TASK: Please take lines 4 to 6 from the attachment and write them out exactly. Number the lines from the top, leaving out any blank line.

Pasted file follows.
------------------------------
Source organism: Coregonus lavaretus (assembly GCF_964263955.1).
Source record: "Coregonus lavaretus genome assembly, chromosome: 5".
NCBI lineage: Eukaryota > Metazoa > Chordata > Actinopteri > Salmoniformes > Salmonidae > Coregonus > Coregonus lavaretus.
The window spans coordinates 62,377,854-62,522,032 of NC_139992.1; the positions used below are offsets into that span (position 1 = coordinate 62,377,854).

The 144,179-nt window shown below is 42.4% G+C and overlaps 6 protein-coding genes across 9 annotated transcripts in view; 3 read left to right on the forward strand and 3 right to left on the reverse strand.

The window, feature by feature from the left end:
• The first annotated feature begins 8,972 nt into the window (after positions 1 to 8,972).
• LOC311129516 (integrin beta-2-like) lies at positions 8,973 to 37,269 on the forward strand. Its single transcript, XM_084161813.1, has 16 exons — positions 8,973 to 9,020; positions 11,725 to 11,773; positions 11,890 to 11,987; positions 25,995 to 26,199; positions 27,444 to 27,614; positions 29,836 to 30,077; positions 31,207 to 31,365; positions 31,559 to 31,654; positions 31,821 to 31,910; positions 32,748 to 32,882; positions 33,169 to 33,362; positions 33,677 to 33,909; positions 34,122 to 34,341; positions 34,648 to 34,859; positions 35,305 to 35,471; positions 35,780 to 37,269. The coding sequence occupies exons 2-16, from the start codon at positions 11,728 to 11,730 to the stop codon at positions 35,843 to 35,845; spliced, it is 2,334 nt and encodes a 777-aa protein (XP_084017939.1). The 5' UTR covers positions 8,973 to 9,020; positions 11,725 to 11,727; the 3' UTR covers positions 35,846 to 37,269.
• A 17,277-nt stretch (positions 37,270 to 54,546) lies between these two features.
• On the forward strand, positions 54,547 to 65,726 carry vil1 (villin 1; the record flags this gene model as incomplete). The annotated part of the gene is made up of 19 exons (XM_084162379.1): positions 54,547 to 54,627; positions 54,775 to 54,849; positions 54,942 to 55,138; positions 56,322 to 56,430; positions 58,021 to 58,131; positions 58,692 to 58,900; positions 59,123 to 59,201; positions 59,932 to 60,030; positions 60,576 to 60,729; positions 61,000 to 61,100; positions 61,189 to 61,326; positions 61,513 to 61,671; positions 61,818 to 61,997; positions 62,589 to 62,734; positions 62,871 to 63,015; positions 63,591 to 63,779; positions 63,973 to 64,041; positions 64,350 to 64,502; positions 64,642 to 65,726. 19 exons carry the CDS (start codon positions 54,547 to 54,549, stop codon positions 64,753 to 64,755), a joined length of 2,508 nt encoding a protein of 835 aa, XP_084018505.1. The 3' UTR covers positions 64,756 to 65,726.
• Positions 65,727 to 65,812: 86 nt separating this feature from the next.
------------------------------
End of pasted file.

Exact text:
The window spans coordinates 62,377,854-62,522,032 of NC_139992.1; the positions used below are offsets into that span (position 1 = coordinate 62,377,854).

The 144,179-nt window shown below is 42.4% G+C and overlaps 6 protein-coding genes across 9 annotated transcripts in view; 3 read left to right on the forward strand and 3 right to left on the reverse strand.

The window, feature by feature from the left end: